The souring economy clipped spending on residential construction projects in September to $344.4 billion, the U.S. Census Bureau reported today.

At that figure, the seasonally adjusted annual rate of spending on private and public residential projects fell 1.3 percent from August’s rate of $348.8 billion and 27.1 percent from $472.4 billion a year ago. This rate is a projection of a monthly spending total over a 12-month period, adjusted to account for typical seasonal fluctuations in construction activity.

The souring economy clipped spending on residential construction projects in September to a seasonally adjusted annual rate of $344.4 billion, the U.S. Census Bureau reported today.

At that rate, spending on private and public residential projects was down 1.3 percent from August ($348.8 billion) and 27.1 percent from a year ago ($472.4 billion). This rate is a projection of a monthly spending total over a 12-month period, adjusted to account for typical seasonal fluctuations in construction activity.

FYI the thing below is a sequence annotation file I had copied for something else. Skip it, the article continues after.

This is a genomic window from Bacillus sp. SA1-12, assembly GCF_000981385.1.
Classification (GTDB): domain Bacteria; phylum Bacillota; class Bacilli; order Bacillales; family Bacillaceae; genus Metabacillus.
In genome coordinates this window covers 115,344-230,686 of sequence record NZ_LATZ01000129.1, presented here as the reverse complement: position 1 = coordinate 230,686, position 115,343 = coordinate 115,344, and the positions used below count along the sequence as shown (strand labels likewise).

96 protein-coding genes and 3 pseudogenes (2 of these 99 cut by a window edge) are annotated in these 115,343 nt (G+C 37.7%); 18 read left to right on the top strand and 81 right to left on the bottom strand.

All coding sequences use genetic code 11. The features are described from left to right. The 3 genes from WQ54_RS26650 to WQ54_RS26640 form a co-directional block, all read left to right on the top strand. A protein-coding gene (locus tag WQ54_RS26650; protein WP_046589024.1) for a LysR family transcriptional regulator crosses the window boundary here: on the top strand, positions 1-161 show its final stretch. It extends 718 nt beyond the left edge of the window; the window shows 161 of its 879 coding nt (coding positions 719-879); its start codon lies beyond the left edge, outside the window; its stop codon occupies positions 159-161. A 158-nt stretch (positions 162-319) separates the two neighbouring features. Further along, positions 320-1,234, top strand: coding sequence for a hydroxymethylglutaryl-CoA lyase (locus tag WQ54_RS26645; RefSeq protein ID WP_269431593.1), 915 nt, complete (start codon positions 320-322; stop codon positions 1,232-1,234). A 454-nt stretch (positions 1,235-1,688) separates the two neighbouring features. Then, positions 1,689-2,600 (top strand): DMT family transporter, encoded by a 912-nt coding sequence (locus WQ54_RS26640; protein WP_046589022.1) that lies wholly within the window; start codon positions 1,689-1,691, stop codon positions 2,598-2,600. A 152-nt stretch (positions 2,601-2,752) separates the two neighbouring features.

By itself, private residential construction spending registered an annual rate in September of $336.5 billion, down 1.3 percent from $340.8 billion in August and down 27.7 percent from $465.1 billion a year ago.

Total construction spending on public and private construction projects — both residential and nonresidential — dipped to a rate of $1.06 trillion in September, down 0.3 percent from August and off 6.6 percent from the September 2007 rate, according to the report. Total spending for the first nine months of the year was also down 6.2 percent compared to the same period in 2007.

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